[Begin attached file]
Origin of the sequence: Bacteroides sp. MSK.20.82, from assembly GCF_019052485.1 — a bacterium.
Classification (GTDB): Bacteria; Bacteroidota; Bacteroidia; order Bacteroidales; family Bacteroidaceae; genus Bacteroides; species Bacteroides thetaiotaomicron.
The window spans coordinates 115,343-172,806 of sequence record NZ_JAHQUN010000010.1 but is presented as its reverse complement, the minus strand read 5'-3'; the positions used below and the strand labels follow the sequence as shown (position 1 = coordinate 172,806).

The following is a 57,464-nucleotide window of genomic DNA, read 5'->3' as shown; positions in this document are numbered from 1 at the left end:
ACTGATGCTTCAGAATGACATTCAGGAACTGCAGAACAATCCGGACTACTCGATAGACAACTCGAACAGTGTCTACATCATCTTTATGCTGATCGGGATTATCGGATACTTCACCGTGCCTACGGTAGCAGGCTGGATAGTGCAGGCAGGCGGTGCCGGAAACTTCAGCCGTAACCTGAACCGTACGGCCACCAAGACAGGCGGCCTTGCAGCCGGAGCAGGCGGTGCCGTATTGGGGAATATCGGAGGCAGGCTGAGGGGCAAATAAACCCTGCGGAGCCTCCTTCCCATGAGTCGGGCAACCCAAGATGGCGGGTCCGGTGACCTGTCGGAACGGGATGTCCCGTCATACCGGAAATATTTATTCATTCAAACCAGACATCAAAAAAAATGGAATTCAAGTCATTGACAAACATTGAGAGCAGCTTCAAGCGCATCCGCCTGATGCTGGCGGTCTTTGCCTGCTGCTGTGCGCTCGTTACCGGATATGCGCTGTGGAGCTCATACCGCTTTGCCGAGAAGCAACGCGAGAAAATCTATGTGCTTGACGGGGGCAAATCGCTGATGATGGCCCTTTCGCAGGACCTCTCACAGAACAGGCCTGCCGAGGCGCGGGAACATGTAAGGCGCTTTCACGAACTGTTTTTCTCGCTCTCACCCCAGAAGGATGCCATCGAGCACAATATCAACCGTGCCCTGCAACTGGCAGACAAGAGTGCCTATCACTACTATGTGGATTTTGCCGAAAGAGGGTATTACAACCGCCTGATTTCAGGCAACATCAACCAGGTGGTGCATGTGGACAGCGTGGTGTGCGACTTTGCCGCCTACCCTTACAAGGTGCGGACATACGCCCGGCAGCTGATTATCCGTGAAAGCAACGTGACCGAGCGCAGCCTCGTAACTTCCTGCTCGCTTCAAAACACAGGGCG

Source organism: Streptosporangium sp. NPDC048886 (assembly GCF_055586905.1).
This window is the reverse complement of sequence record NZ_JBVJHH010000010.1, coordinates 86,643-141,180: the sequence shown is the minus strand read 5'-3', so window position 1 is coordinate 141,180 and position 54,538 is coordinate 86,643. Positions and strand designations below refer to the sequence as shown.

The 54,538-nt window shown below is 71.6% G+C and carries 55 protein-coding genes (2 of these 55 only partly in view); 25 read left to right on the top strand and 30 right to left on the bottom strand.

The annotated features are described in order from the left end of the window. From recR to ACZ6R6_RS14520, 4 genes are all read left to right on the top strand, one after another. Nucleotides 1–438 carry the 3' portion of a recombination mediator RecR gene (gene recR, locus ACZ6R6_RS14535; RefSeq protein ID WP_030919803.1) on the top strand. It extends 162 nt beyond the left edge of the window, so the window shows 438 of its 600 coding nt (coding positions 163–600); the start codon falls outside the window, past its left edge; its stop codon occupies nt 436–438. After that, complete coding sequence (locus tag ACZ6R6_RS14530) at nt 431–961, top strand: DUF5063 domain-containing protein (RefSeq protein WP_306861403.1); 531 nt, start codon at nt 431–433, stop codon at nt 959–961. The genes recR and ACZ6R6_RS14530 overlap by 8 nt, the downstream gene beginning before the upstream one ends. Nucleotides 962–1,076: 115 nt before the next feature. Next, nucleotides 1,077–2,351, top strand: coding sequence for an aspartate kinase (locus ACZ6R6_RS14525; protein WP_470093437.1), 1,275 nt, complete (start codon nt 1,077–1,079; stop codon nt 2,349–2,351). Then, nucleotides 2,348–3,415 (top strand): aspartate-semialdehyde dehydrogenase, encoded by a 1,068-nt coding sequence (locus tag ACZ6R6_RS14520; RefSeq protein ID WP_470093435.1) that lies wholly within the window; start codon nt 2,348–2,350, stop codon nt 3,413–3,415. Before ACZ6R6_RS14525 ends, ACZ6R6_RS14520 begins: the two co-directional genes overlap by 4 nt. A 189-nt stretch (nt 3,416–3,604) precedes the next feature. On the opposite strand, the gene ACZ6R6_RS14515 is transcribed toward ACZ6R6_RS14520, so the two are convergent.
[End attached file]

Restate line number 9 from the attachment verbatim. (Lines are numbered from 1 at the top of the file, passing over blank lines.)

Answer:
The annotated features are described in order from the left end of the window. From recR to ACZ6R6_RS14520, 4 genes are all read left to right on the top strand, one after another. Nucleotides 1–438 carry the 3' portion of a recombination mediator RecR gene (gene recR, locus ACZ6R6_RS14535; RefSeq protein ID WP_030919803.1) on the top strand. It extends 162 nt beyond the left edge of the window, so the window shows 438 of its 600 coding nt (coding positions 163–600); the start codon falls outside the window, past its left edge; its stop codon occupies nt 436–438. After that, complete coding sequence (locus tag ACZ6R6_RS14530) at nt 431–961, top strand: DUF5063 domain-containing protein (RefSeq protein WP_306861403.1); 531 nt, start codon at nt 431–433, stop codon at nt 959–961. The genes recR and ACZ6R6_RS14530 overlap by 8 nt, the downstream gene beginning before the upstream one ends. Nucleotides 962–1,076: 115 nt before the next feature. Next, nucleotides 1,077–2,351, top strand: coding sequence for an aspartate kinase (locus ACZ6R6_RS14525; protein WP_470093437.1), 1,275 nt, complete (start codon nt 1,077–1,079; stop codon nt 2,349–2,351). Then, nucleotides 2,348–3,415 (top strand): aspartate-semialdehyde dehydrogenase, encoded by a 1,068-nt coding sequence (locus tag ACZ6R6_RS14520; RefSeq protein ID WP_470093435.1) that lies wholly within the window; start codon nt 2,348–2,350, stop codon nt 3,413–3,415. Before ACZ6R6_RS14525 ends, ACZ6R6_RS14520 begins: the two co-directional genes overlap by 4 nt. A 189-nt stretch (nt 3,416–3,604) precedes the next feature. On the opposite strand, the gene ACZ6R6_RS14515 is transcribed toward ACZ6R6_RS14520, so the two are convergent.